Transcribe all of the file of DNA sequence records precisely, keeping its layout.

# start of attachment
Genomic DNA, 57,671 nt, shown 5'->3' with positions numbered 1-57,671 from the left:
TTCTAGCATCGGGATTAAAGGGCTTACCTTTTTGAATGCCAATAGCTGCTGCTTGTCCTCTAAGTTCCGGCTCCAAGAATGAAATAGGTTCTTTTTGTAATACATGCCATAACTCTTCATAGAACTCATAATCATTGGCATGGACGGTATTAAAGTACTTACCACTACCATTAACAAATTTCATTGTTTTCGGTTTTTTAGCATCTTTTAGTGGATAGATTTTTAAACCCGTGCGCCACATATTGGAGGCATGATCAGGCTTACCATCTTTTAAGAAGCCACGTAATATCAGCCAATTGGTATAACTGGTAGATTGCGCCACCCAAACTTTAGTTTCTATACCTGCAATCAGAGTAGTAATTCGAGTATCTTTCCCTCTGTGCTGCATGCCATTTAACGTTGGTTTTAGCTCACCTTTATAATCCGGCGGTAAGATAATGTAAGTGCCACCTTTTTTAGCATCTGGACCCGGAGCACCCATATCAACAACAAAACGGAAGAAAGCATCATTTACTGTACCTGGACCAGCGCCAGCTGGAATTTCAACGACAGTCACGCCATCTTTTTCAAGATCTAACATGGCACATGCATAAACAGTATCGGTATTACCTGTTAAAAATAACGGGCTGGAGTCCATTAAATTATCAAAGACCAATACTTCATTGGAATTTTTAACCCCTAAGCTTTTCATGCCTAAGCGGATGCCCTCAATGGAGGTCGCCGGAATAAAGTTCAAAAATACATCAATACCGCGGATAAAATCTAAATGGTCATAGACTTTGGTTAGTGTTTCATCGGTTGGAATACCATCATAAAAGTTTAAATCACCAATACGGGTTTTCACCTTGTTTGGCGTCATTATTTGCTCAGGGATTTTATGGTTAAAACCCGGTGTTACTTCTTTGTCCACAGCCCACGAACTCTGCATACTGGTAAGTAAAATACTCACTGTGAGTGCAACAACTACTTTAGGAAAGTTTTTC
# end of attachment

Genomic DNA, 57,671 nt, shown 5'->3' with positions numbered 1-57,671 from the left:
TTCTAGCATCGGGATTAAAGGGCTTACCTTTTTGAATGCCAATAGCTGCTGCTTGTCCTCTAAGTTCCGGCTCCAAGAATGAAATAGGTTCTTTTTGTAATACATGCCATAACTCTTCATAGAACTCATAATCATTGGCATGGACGGTATTAAAGTACTTACCACTACCATTAACAAATTTCATTGTTTTCGGTTTTTTAGCATCTTTTAGTGGATAGATTTTTAAACCCGTGCGCCACATATTGGAGGCATGATCAGGCTTACCATCTTTTAAGAAGCCACGTAATATCAGCCAATTGGTATAACTGGTAGATTGCGCCACCCAAACTTTAGTTTCTATACCTGCAATCAGAGTAGTAATTCGAGTATCTTTCCCTCTGTGCTGCATGCCATTTAACGTTGGTTTTAGCTCACCTTTATAATCCGGCGGTAAGATAATGTAAGTGCCACCTTTTTTAGCATCTGGACCCGGAGCACCCATATCAACAACAAAACGGAAGAAAGCATCATTTACTGTACCTGGACCAGCGCCAGCTGGAATTTCAACGACAGTCACGCCATCTTTTTCAAGATCTAACATGGCACATGCATAAACAGTATCGGTATTACCTGTTAAAAATAACGGGCTGGAGTCCATTAAATTATCAAAGACCAATACTTCATTGGAATTTTTAACCCCTAAGCTTTTCATGCCTAAGCGGATGCCCTCAATGGAGGTCGCCGGAATAAAGTTCAAAAATACATCAATACCGCGGATAAAATCTAAATGGTCATAGACTTTGGTTAGTGTTTCATCGGTTGGAATACCATCATAAAAGTTTAAATCACCAATACGGGTTTTCACCTTGTTTGGCGTCATTATTTGCTCAGGGATTTTATGGTTAAAACCCGGTGTTACTTCTTTGTCCACAGCCCACGAACTCTGCATACTGGTAAGTAAAATACTCACTGTGAGTGCAACAACTACTTTAGGAAAGTTTTTC